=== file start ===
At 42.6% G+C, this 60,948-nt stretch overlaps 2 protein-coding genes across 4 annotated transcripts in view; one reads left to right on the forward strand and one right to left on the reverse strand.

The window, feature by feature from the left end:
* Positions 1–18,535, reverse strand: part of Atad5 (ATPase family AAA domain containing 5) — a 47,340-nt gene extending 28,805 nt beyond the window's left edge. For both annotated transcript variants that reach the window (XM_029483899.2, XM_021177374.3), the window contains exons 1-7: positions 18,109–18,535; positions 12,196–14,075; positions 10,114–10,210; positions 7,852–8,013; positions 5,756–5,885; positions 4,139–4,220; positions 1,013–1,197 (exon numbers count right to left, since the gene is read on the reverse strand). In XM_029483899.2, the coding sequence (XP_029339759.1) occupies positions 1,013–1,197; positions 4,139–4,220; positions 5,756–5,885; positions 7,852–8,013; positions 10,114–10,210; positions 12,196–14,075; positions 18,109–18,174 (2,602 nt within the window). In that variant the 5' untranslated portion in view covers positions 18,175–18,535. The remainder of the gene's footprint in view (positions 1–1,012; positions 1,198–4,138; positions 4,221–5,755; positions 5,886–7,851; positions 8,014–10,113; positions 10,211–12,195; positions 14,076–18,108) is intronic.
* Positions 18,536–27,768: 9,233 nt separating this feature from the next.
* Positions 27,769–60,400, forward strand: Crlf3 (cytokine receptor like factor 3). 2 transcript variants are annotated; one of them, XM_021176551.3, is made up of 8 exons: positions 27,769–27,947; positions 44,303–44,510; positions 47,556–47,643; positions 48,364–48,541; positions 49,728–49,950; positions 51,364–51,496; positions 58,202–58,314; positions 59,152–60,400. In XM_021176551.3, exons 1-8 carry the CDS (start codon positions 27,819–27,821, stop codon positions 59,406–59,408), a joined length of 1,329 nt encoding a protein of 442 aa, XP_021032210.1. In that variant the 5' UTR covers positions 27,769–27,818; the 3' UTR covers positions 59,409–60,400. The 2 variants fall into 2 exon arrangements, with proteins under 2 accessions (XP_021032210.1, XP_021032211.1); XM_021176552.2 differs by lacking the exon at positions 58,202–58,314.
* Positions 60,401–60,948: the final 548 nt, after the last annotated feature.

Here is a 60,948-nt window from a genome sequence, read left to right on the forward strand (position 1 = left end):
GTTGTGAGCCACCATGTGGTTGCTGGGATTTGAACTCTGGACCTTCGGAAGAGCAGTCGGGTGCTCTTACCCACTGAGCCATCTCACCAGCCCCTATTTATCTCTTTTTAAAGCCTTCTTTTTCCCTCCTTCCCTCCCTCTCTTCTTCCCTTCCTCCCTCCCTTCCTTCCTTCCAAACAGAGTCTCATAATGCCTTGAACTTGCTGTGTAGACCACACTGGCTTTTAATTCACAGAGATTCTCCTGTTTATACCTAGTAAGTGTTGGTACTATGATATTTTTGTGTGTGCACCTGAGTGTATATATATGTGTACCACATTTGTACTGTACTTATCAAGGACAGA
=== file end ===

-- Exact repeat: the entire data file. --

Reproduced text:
At 42.6% G+C, this 60,948-nt stretch overlaps 2 protein-coding genes across 4 annotated transcripts in view; one reads left to right on the forward strand and one right to left on the reverse strand.

The window, feature by feature from the left end:
* Positions 1–18,535, reverse strand: part of Atad5 (ATPase family AAA domain containing 5) — a 47,340-nt gene extending 28,805 nt beyond the window's left edge. For both annotated transcript variants that reach the window (XM_029483899.2, XM_021177374.3), the window contains exons 1-7: positions 18,109–18,535; positions 12,196–14,075; positions 10,114–10,210; positions 7,852–8,013; positions 5,756–5,885; positions 4,139–4,220; positions 1,013–1,197 (exon numbers count right to left, since the gene is read on the reverse strand). In XM_029483899.2, the coding sequence (XP_029339759.1) occupies positions 1,013–1,197; positions 4,139–4,220; positions 5,756–5,885; positions 7,852–8,013; positions 10,114–10,210; positions 12,196–14,075; positions 18,109–18,174 (2,602 nt within the window). In that variant the 5' untranslated portion in view covers positions 18,175–18,535. The remainder of the gene's footprint in view (positions 1–1,012; positions 1,198–4,138; positions 4,221–5,755; positions 5,886–7,851; positions 8,014–10,113; positions 10,211–12,195; positions 14,076–18,108) is intronic.
* Positions 18,536–27,768: 9,233 nt separating this feature from the next.
* Positions 27,769–60,400, forward strand: Crlf3 (cytokine receptor like factor 3). 2 transcript variants are annotated; one of them, XM_021176551.3, is made up of 8 exons: positions 27,769–27,947; positions 44,303–44,510; positions 47,556–47,643; positions 48,364–48,541; positions 49,728–49,950; positions 51,364–51,496; positions 58,202–58,314; positions 59,152–60,400. In XM_021176551.3, exons 1-8 carry the CDS (start codon positions 27,819–27,821, stop codon positions 59,406–59,408), a joined length of 1,329 nt encoding a protein of 442 aa, XP_021032210.1. In that variant the 5' UTR covers positions 27,769–27,818; the 3' UTR covers positions 59,409–60,400. The 2 variants fall into 2 exon arrangements, with proteins under 2 accessions (XP_021032210.1, XP_021032211.1); XM_021176552.2 differs by lacking the exon at positions 58,202–58,314.
* Positions 60,401–60,948: the final 548 nt, after the last annotated feature.

Here is a 60,948-nt window from a genome sequence, read left to right on the forward strand (position 1 = left end):
GTTGTGAGCCACCATGTGGTTGCTGGGATTTGAACTCTGGACCTTCGGAAGAGCAGTCGGGTGCTCTTACCCACTGAGCCATCTCACCAGCCCCTATTTATCTCTTTTTAAAGCCTTCTTTTTCCCTCCTTCCCTCCCTCTCTTCTTCCCTTCCTCCCTCCCTTCCTTCCTTCCAAACAGAGTCTCATAATGCCTTGAACTTGCTGTGTAGACCACACTGGCTTTTAATTCACAGAGATTCTCCTGTTTATACCTAGTAAGTGTTGGTACTATGATATTTTTGTGTGTGCACCTGAGTGTATATATATGTGTACCACATTTGTACTGTACTTATCAAGGACAGA